Another great year for Sir Patrick and Lady Hogan

It's been another good season for Sir Patrick and Lady Hogan, enough to earn them another breeder of the year nomination – though it's hard to remember a season that wasn't a good one for the four-time award winners.

The Cambridge Stud owners bred six black type winners in 2006-07 – four by themselves, one in partnership with Graham de Gruchy and one in partnership with Arthur Kelly.

"It's been a year where our horses have been very competitive, from Able One winning a group one in Hong Kong to breeding a Derby winner in Australia," Sir Patrick said.

"It's been a good year and it's nice to be recognised again."

It's not uncommon for a good proportion of the Hogans' best produce to perform on an international stage, but perhaps unusually, all the stakeswinners they bred won their black type outside New Zealand.

The most important winner was possibly Able One, a Cape Cross gelding out of Gardenia, a mare with hip problems who still walks with a disability. He earned a start in the Breeders' Cup Mile with a win in the Champions Mile in Hong Kong earlier this year.

That victory followed one a few weeks earlier by Fiumicino (Zabeel-Latte) in the best middle distance classic event in Australasia, the AJC Australian Derby.
Respect became a group two winner in the Perth Cup (G2-3200m), while the other black type winners Sir Patrick bred were Maldivian (Melbourne Easter Cup, G3-2000m), Yolo (Newcastle Tibbie Stakes, L-1400m) and Estelle Collection (Moonee Valley Champagne Stakes, G3-1200m).

In addition, Napa Sky was group three placed in Australia, while Melody was listed placed. The Hogans' only black type performer in New Zealand was Manawatu Cup placegetter Zatiger.

As ever, the Hogans were as much in the news for their stallions as for the horses they bred themselves.

As usual, they were headed by Zabeel continuing his remarkable run at the head of the most important premiership for New Zealand-based stallions, the Dewar Award for combined Australian and New Zealand earnings.

Zabeel has now won this 12 consecutive seasons. Even Zabeel's amazing Cambridge Stud predecessor Sir Tristram was short of this tally – he won the Dewar nine times, and the most consecutive wins he achieved was five.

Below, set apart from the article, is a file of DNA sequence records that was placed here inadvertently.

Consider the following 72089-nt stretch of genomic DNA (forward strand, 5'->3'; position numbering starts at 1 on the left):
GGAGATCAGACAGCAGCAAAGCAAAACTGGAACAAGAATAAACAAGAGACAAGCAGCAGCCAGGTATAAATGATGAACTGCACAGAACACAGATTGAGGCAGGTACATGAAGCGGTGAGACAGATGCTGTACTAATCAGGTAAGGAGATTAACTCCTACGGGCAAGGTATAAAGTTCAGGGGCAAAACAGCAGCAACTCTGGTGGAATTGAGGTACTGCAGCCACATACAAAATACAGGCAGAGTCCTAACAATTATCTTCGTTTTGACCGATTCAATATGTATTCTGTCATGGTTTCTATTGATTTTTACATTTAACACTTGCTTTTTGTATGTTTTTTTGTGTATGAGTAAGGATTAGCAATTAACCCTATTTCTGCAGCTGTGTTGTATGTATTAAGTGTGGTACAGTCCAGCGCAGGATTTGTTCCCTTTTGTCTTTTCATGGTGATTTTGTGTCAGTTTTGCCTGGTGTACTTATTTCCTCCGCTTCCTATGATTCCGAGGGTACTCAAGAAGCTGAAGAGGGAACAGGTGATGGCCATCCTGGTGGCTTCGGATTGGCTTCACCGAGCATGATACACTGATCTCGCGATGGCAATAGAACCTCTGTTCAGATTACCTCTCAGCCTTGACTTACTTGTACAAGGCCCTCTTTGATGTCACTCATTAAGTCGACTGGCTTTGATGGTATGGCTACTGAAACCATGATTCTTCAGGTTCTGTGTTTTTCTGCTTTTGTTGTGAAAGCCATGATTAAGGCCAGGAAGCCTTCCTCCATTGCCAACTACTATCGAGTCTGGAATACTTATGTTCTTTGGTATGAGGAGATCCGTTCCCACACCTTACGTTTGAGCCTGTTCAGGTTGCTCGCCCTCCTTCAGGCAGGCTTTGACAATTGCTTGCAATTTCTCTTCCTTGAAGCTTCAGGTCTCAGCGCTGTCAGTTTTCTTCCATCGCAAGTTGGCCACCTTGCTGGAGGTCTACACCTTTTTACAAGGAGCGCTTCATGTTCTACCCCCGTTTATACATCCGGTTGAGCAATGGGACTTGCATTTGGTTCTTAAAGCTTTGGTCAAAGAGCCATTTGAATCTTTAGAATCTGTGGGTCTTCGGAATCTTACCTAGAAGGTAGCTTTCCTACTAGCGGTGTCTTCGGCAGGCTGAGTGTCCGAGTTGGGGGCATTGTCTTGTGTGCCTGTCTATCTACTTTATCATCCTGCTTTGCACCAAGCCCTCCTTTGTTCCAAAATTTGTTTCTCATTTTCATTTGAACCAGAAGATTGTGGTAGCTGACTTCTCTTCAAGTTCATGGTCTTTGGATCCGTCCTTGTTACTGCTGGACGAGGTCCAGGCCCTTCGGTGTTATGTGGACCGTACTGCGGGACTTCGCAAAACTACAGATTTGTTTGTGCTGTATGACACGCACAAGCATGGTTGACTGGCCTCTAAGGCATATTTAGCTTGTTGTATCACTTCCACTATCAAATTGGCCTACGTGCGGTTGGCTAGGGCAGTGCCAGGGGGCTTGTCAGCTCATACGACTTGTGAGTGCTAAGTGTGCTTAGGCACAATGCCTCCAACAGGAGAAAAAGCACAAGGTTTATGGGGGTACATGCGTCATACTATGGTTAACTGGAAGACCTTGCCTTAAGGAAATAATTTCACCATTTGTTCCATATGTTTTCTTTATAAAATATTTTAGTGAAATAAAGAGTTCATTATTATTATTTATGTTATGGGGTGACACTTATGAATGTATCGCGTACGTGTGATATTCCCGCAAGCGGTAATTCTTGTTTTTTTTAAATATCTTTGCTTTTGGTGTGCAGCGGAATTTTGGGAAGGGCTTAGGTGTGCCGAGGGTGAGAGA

"That's 21 Dewar Awards now between them, which is something I could not have dreamed of," Sir Patrick said.

Zabeel was by the end of the season fourth on the Australian sires list, fourth in Singapore and third in Hong Kong.

The Hogans also had a strong association with another Zabeel colt who performed on the world stage this season. Hong Kong champion Vengeance Of Rain scored a fantastic win for the New Zealand breeding industry when taking out the Sheema Classic (G1-2400m) in Dubai in March, and that followed a winter recuperating at Cambridge Stud, where he was born and reared.

"He's come back to the farm again and may go to Europe next year," Sir Patrick said. "It's been fantastic to be associated with a horse like him."

Zabeel's associate sire Stravinsky had another sound season as well, producing group performers in Australia and New Zealand.

In addition, Cape Cross further vindicated Sir Patrick's judgment in shuttling him to Cambridge Stud for three seasons – among progeny of his conceived at Cambridge Stud that performed on an international stage were New Zealand star Seachange, Hong Kong topliners Able One and Everbright, and the promising Crossing The Line, who this month won a group two race in the United States.

"It was a shame really that Cape Cross hasn't been able to return and was instead taken to Darley in Australia," Sir Patrick said.

"But I still sent five mares to him last year and I have five that I hope can be served eventually this year."

About the only Cambridge Stud run more remarkable than the Dewar Award domination of its stallions is its continuous domination of the New Zealand premier sale ring – Cambridge Stud topped the sale aggregate for the 26th consecutive year with sales of $9.4 million, the best being a $2 million Zabeel-Sunline colt.

There's every likelihood that record will extend further this year, especially as Sir Patrick has made the big decision for him to sell exclusively at Karaka.

Sir Patrick said the national sale was doing very well, though he thought it was important for the sale to concentrate on the New Zealand product.

"The last sale was promoted very well by New Zealand Bloodstock and was a very successful sale, and I think it's important that it remains one of the three best sales in Australasia," Sir Patrick said.

"I think we have got to be careful in New Zealand that we don't allow too many pinhooking horses from overseas, especially at the premier sale. I get a lot of comments from overseas buyers saying that they come to buy New Zealand horses," he added.

"It's good to have some overseas horses for the profile of the sale but the balance is important."

- Alastair Bull


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